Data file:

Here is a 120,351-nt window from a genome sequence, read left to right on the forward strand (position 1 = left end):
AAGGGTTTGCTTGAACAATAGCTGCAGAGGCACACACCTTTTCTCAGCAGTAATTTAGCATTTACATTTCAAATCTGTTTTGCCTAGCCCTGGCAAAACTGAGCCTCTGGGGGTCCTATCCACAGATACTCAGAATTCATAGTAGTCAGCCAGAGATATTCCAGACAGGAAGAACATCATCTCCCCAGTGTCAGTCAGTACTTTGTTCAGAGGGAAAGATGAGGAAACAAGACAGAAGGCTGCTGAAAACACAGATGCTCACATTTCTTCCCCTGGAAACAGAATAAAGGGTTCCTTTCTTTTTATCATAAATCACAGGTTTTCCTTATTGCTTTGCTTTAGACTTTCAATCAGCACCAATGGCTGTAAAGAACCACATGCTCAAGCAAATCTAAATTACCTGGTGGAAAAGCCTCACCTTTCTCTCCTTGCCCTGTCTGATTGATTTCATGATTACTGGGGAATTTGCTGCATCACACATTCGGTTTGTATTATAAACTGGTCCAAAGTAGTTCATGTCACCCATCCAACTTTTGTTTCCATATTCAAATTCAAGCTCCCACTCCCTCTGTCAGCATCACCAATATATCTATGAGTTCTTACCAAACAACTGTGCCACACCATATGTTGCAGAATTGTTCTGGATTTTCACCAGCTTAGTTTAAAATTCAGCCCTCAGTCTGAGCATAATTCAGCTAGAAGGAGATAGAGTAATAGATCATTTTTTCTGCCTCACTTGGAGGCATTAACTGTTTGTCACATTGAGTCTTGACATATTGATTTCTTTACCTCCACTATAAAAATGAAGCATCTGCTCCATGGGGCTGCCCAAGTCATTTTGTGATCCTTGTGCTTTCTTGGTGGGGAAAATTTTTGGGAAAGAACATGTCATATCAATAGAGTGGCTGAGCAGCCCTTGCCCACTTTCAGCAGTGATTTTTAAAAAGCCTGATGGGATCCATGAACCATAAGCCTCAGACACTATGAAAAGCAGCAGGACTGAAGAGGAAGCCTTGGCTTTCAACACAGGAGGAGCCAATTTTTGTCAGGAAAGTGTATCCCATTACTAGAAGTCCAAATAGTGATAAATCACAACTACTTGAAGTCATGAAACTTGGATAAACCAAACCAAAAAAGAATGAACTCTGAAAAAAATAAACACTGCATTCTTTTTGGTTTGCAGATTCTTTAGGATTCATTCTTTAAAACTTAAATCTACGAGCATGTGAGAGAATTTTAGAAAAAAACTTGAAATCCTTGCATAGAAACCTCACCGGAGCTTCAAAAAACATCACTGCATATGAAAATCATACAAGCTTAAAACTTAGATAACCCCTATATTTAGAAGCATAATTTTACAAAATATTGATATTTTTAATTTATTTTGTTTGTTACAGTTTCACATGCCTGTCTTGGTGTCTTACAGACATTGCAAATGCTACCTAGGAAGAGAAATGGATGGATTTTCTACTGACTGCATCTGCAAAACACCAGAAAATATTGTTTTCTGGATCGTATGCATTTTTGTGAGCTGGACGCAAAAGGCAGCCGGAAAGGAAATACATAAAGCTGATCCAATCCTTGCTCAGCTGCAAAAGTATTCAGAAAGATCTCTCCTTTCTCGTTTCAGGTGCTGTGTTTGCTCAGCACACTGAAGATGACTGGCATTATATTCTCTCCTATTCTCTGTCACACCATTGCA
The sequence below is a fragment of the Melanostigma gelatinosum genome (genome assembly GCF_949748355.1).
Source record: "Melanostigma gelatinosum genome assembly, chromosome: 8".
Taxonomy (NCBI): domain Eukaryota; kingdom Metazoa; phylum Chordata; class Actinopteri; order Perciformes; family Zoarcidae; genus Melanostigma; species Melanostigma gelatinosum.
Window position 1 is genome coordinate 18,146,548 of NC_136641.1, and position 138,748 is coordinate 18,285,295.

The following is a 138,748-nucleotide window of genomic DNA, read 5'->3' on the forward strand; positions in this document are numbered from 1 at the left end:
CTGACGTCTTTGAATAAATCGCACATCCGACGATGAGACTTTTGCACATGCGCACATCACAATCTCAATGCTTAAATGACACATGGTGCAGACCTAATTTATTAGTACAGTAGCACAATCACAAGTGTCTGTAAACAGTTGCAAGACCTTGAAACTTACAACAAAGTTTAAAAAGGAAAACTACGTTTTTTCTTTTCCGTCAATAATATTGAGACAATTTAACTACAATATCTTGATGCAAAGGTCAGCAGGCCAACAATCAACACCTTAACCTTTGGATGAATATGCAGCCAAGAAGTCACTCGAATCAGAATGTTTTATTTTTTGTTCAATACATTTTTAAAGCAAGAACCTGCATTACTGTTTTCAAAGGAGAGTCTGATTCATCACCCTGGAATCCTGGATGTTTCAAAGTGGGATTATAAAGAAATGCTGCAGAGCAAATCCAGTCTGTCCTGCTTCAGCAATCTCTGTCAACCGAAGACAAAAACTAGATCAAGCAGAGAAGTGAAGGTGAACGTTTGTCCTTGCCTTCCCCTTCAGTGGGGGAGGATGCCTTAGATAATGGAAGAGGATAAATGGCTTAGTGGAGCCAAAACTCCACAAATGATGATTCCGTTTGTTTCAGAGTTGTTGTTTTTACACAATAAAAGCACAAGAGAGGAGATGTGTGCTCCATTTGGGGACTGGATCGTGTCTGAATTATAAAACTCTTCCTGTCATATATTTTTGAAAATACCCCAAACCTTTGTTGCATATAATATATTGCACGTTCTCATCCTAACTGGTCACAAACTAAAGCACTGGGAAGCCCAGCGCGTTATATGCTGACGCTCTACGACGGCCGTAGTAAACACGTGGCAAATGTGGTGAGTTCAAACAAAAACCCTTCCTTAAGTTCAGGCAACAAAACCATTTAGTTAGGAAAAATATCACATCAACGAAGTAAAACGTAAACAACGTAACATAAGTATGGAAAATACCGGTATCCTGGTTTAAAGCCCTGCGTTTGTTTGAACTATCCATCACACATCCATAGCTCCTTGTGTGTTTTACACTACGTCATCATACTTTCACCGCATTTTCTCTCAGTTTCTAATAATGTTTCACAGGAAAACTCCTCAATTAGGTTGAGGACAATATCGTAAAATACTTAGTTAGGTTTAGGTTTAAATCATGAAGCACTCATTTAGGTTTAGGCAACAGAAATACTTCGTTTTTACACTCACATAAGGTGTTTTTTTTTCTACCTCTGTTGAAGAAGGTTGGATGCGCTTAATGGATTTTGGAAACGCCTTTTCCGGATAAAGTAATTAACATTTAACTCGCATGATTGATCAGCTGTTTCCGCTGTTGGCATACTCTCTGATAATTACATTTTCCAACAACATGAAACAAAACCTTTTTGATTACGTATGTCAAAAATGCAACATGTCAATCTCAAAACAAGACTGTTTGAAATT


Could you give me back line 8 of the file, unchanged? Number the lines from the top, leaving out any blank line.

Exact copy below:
CTGACGTCTTTGAATAAATCGCACATCCGACGATGAGACTTTTGCACATGCGCACATCACAATCTCAATGCTTAAATGACACATGGTGCAGACCTAATTTATTAGTACAGTAGCACAATCACAAGTGTCTGTAAACAGTTGCAAGACCTTGAAACTTACAACAAAGTTTAAAAAGGAAAACTACGTTTTTTCTTTTCCGTCAATAATATTGAGACAATTTAACTACAATATCTTGATGCAAAGGTCAGCAGGCCAACAATCAACACCTTAACCTTTGGATGAATATGCAGCCAAGAAGTCACTCGAATCAGAATGTTTTATTTTTTGTTCAATACATTTTTAAAGCAAGAACCTGCATTACTGTTTTCAAAGGAGAGTCTGATTCATCACCCTGGAATCCTGGATGTTTCAAAGTGGGATTATAAAGAAATGCTGCAGAGCAAATCCAGTCTGTCCTGCTTCAGCAATCTCTGTCAACCGAAGACAAAAACTAGATCAAGCAGAGAAGTGAAGGTGAACGTTTGTCCTTGCCTTCCCCTTCAGTGGGGGAGGATGCCTTAGATAATGGAAGAGGATAAATGGCTTAGTGGAGCCAAAACTCCACAAATGATGATTCCGTTTGTTTCAGAGTTGTTGTTTTTACACAATAAAAGCACAAGAGAGGAGATGTGTGCTCCATTTGGGGACTGGATCGTGTCTGAATTATAAAACTCTTCCTGTCATATATTTTTGAAAATACCCCAAACCTTTGTTGCATATAATATATTGCACGTTCTCATCCTAACTGGTCACAAACTAAAGCACTGGGAAGCCCAGCGCGTTATATGCTGACGCTCTACGACGGCCGTAGTAAACACGTGGCAAATGTGGTGAGTTCAAACAAAAACCCTTCCTTAAGTTCAGGCAACAAAACCATTTAGTTAGGAAAAATATCACATCAACGAAGTAAAACGTAAACAACGTAACATAAGTATGGAAAATACCGGTATCCTGGTTTAAAGCCCTGCGTTTGTTTGAACTATCCATCACACATCCATAGCTCCTTGTGTGTTTTACACTACGTCATCATACTTTCACCGCATTTTCTCTCAGTTTCTAATAATGTTTCACAGGAAAACTCCTCAATTAGGTTGAGGACAATATCGTAAAATACTTAGTTAGGTTTAGGTTTAAATCATGAAGCACTCATTTAGGTTTAGGCAACAGAAATACTTCGTTTTTACACTCACATAAGGTGTTTTTTTTTCTACCTCTGTTGAAGAAGGTTGGATGCGCTTAATGGATTTTGGAAACGCCTTTTCCGGATAAAGTAATTAACATTTAACTCGCATGATTGATCAGCTGTTTCCGCTGTTGGCATACTCTCTGATAATTACATTTTCCAACAACATGAAACAAAACCTTTTTGATTACGTATGTCAAAAATGCAACATGTCAATCTCAAAACAAGACTGTTTGAAATT